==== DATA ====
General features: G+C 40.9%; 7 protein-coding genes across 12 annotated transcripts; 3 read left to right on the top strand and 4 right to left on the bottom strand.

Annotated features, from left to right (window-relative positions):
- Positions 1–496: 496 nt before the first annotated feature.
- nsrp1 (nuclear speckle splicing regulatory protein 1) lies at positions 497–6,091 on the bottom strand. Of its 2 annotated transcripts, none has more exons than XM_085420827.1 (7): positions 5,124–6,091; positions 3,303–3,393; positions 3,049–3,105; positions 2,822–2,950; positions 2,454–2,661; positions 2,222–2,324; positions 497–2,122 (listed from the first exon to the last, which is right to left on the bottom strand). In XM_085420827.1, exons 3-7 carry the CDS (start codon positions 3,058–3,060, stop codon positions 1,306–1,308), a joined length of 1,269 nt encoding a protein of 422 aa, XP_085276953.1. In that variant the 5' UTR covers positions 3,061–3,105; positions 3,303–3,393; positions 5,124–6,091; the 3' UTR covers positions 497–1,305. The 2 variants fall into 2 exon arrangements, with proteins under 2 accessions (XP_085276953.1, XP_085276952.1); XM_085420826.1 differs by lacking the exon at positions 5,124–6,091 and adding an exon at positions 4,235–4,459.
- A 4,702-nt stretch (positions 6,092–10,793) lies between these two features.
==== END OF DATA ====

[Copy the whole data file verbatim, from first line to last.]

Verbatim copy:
General features: G+C 40.9%; 7 protein-coding genes across 12 annotated transcripts; 3 read left to right on the top strand and 4 right to left on the bottom strand.

Annotated features, from left to right (window-relative positions):
- Positions 1–496: 496 nt before the first annotated feature.
- nsrp1 (nuclear speckle splicing regulatory protein 1) lies at positions 497–6,091 on the bottom strand. Of its 2 annotated transcripts, none has more exons than XM_085420827.1 (7): positions 5,124–6,091; positions 3,303–3,393; positions 3,049–3,105; positions 2,822–2,950; positions 2,454–2,661; positions 2,222–2,324; positions 497–2,122 (listed from the first exon to the last, which is right to left on the bottom strand). In XM_085420827.1, exons 3-7 carry the CDS (start codon positions 3,058–3,060, stop codon positions 1,306–1,308), a joined length of 1,269 nt encoding a protein of 422 aa, XP_085276953.1. In that variant the 5' UTR covers positions 3,061–3,105; positions 3,303–3,393; positions 5,124–6,091; the 3' UTR covers positions 497–1,305. The 2 variants fall into 2 exon arrangements, with proteins under 2 accessions (XP_085276953.1, XP_085276952.1); XM_085420826.1 differs by lacking the exon at positions 5,124–6,091 and adding an exon at positions 4,235–4,459.
- A 4,702-nt stretch (positions 6,092–10,793) lies between these two features.